Alexis Sanchez has 17 months remaining on his current contract at Arsenal. Each week that passes without him signing a new deal makes the prospect of him leaving all the more real. Worryingly real, for Arsenal fans and fellow players.
Sanchez is the attacking engine of any side he plays for. For his national team Chile, as well as his club side, he encourages those around him to up the level of their game due to his sheer will to win.
Following the Gunners' thrilling 3-3 draw away to Bournemouth, Sanchez cut a frustrated figure at the final whistle, annoyed that his side were unable to win, in contrast with other players who seemed pleased that they were able to come back and draw the game.
If Sanchez were to leave, any player replacing him would have massive shoes to fill. As well as replacing his world class talent, they'd also have to fill a mental void which Arsene Wenger's side had struggled for years to find following the gradual disbanding of their “Invincibles” team.
Now they have it, they'd be wise to do everything they can to keep hold of it.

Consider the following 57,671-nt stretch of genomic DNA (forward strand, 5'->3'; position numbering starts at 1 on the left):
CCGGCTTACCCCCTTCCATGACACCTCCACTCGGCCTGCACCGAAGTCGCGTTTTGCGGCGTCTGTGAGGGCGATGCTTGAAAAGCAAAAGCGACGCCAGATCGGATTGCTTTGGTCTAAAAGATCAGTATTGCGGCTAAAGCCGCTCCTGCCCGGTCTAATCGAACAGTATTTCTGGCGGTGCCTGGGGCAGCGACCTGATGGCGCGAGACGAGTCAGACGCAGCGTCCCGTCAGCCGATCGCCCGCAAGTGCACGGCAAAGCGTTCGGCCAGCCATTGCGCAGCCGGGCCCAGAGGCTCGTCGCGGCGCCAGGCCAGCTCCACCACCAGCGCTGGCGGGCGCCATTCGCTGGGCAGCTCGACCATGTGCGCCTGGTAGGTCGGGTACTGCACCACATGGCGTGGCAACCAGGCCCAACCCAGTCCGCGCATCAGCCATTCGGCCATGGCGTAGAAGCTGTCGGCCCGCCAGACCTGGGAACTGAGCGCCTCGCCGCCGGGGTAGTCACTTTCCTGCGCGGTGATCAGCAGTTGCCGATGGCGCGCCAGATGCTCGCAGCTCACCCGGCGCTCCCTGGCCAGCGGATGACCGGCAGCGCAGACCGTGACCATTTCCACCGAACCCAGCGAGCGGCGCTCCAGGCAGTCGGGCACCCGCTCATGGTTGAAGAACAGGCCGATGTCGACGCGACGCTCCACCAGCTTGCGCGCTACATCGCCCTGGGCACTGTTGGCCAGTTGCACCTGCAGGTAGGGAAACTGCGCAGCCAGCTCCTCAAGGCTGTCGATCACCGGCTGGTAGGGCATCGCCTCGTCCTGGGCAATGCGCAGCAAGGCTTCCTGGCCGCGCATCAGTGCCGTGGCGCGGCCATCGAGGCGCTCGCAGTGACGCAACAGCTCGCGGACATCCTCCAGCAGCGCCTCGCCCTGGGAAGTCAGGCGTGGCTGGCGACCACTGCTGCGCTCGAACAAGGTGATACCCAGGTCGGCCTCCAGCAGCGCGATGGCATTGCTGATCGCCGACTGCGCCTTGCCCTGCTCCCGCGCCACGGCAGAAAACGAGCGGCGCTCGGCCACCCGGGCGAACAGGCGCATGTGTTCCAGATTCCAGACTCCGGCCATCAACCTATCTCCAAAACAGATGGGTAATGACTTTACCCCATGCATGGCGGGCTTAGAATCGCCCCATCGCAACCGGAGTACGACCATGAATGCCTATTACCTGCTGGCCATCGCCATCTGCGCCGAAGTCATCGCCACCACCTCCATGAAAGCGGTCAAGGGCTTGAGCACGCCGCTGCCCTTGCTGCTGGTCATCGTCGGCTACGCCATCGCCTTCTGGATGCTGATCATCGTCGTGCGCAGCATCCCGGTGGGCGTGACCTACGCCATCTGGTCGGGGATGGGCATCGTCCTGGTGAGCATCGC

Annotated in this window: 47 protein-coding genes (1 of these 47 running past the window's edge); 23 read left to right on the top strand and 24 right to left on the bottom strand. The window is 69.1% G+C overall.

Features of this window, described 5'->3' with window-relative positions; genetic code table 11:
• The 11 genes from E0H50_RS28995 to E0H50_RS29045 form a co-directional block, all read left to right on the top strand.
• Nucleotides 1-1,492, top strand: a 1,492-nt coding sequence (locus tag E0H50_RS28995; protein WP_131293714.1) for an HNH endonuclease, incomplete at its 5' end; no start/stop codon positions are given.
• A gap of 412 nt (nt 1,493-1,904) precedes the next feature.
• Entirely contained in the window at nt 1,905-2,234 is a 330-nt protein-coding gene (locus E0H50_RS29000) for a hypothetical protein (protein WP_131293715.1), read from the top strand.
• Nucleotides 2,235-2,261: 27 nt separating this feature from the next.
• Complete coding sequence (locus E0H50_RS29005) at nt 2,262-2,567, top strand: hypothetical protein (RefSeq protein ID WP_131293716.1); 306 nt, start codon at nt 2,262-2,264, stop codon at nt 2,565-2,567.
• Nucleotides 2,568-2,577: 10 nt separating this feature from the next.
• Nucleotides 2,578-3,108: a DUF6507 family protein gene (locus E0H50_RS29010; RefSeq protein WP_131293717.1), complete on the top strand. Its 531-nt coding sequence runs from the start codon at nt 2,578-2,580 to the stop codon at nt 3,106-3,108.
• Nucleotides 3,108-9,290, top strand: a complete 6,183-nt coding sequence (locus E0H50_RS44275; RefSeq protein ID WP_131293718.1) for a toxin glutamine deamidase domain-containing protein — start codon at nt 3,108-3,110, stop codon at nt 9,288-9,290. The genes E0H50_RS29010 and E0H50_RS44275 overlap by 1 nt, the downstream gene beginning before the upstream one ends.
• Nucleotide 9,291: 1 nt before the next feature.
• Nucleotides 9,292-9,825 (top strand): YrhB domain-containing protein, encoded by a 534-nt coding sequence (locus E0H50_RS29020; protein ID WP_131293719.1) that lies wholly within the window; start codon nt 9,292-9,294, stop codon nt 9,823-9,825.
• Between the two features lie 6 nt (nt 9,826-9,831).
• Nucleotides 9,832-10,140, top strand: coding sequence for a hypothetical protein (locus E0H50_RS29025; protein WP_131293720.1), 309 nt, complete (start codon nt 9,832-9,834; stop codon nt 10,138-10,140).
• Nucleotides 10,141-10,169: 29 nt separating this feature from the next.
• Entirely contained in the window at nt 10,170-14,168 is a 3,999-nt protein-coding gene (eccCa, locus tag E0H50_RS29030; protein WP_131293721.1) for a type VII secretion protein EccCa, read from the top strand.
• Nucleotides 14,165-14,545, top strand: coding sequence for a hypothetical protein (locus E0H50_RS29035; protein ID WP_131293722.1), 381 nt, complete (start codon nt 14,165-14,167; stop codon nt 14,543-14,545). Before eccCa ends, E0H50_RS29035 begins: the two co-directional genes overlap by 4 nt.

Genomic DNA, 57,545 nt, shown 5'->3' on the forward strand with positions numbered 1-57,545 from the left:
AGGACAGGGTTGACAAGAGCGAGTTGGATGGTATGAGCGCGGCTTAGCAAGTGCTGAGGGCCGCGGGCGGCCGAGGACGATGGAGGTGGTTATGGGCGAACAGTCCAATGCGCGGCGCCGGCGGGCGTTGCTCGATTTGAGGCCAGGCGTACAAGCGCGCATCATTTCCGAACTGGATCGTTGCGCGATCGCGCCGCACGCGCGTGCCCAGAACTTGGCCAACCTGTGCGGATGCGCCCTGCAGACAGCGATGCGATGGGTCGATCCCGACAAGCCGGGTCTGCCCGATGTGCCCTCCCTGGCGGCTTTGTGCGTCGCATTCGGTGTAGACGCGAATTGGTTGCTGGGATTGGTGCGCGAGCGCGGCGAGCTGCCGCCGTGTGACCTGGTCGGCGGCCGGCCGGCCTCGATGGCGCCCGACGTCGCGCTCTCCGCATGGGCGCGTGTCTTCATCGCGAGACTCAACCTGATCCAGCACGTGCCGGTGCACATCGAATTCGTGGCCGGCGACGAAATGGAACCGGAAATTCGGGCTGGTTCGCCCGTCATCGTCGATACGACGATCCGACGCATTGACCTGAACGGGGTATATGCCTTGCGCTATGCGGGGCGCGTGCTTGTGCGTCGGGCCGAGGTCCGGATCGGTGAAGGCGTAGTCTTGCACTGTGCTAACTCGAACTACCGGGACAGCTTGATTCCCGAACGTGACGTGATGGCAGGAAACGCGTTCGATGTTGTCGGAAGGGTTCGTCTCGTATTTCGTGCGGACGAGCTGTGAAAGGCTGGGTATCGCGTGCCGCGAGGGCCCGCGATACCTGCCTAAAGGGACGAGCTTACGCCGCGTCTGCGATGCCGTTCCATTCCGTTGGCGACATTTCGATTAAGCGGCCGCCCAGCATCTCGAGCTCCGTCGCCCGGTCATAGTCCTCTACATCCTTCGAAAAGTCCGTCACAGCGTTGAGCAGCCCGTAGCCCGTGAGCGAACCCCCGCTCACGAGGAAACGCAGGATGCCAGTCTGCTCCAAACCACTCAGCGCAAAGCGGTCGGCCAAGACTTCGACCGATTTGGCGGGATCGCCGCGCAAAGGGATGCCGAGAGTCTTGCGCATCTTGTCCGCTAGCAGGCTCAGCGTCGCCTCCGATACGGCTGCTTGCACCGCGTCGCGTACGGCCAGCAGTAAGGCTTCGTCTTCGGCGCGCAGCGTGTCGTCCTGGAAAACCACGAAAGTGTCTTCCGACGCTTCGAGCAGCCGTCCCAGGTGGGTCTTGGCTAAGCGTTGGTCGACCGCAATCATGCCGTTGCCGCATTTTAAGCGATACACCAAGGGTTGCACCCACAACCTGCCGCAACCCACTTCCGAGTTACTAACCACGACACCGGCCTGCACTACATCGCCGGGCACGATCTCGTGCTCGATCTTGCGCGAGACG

Emmanuel Adebayor recently told The Guardian that “Arsenal have a good team but if Sanchez gets injured I don’t know who they’ve got. Today they are just Ozil and Sanchez. If one of them gets injured, it is a problem.”
While many Arsenal fans would love to disagree with their former striker, in this instance they would have to, however begrudgingly, admit that he's right.
Arsenal without Sanchez would be like Liverpool without Luis Suarez. They'd still be left with some quality players if he were to depart, but the relentless attacking work rate and voracious will to win which he embodies, is irreplaceable.
A Rally Car for a Rolls Reus?
This mental side of the game isn’t measured by Opta, and even though things can be gleaned from certain sets of data, this immeasurable element needs bearing in mind when considering potential replacements for Sanchez should the worst happen.
One mooted alternative to the Chilean forward is Borussia Dortmund attacker Marco Reus.
Reus is foever linked with a move away from the German club, and has been courted by numerous clubs in the past, including some from the Premier League.
When looking at a player's suitability to replacing another, one of the first things to look at is reliability.
According to Transfermarkt.com, Sanchez has spent 84 days out injured or resting since the 2015/16 season, while Reus has been missing for 243 days in the same time. A big chunk of Reus' time out was due to a groin issue which kept him on the sidelines for six months during 2016, and meant he missed the European Championships (he'd also missed out on Germany's 2014 World Cup triumph with an ankle problem).
A long-term injury like this could mean that Reus is much less reliable in the future as problems can often snowball and one injury leads to trouble elsewhere in the body. He has had several niggling problems since the long layoff, including an issue with his heel and a thigh problem.